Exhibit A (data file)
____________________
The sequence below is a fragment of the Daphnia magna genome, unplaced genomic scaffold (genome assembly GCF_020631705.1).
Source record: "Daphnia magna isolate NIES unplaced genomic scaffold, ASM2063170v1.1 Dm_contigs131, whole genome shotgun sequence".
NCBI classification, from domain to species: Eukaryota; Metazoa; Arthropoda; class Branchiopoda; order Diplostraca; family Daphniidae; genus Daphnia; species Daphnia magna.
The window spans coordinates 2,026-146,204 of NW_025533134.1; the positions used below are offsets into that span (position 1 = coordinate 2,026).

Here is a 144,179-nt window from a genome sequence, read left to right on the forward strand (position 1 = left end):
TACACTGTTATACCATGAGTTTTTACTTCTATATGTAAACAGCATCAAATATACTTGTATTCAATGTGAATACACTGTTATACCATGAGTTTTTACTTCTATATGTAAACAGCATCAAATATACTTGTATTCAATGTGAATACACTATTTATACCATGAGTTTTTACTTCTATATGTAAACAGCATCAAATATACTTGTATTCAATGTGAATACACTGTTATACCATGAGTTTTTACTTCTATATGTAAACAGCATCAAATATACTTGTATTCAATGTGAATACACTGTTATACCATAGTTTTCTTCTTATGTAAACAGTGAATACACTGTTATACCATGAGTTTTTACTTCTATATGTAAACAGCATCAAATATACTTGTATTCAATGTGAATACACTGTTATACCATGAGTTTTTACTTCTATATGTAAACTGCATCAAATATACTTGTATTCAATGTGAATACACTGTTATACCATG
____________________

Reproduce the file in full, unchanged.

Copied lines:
The sequence below is a fragment of the Daphnia magna genome, unplaced genomic scaffold (genome assembly GCF_020631705.1).
Source record: "Daphnia magna isolate NIES unplaced genomic scaffold, ASM2063170v1.1 Dm_contigs131, whole genome shotgun sequence".
NCBI classification, from domain to species: Eukaryota; Metazoa; Arthropoda; class Branchiopoda; order Diplostraca; family Daphniidae; genus Daphnia; species Daphnia magna.
The window spans coordinates 2,026-146,204 of NW_025533134.1; the positions used below are offsets into that span (position 1 = coordinate 2,026).

Here is a 144,179-nt window from a genome sequence, read left to right on the forward strand (position 1 = left end):
TACACTGTTATACCATGAGTTTTTACTTCTATATGTAAACAGCATCAAATATACTTGTATTCAATGTGAATACACTGTTATACCATGAGTTTTTACTTCTATATGTAAACAGCATCAAATATACTTGTATTCAATGTGAATACACTATTTATACCATGAGTTTTTACTTCTATATGTAAACAGCATCAAATATACTTGTATTCAATGTGAATACACTGTTATACCATGAGTTTTTACTTCTATATGTAAACAGCATCAAATATACTTGTATTCAATGTGAATACACTGTTATACCATAGTTTTCTTCTTATGTAAACAGTGAATACACTGTTATACCATGAGTTTTTACTTCTATATGTAAACAGCATCAAATATACTTGTATTCAATGTGAATACACTGTTATACCATGAGTTTTTACTTCTATATGTAAACTGCATCAAATATACTTGTATTCAATGTGAATACACTGTTATACCATG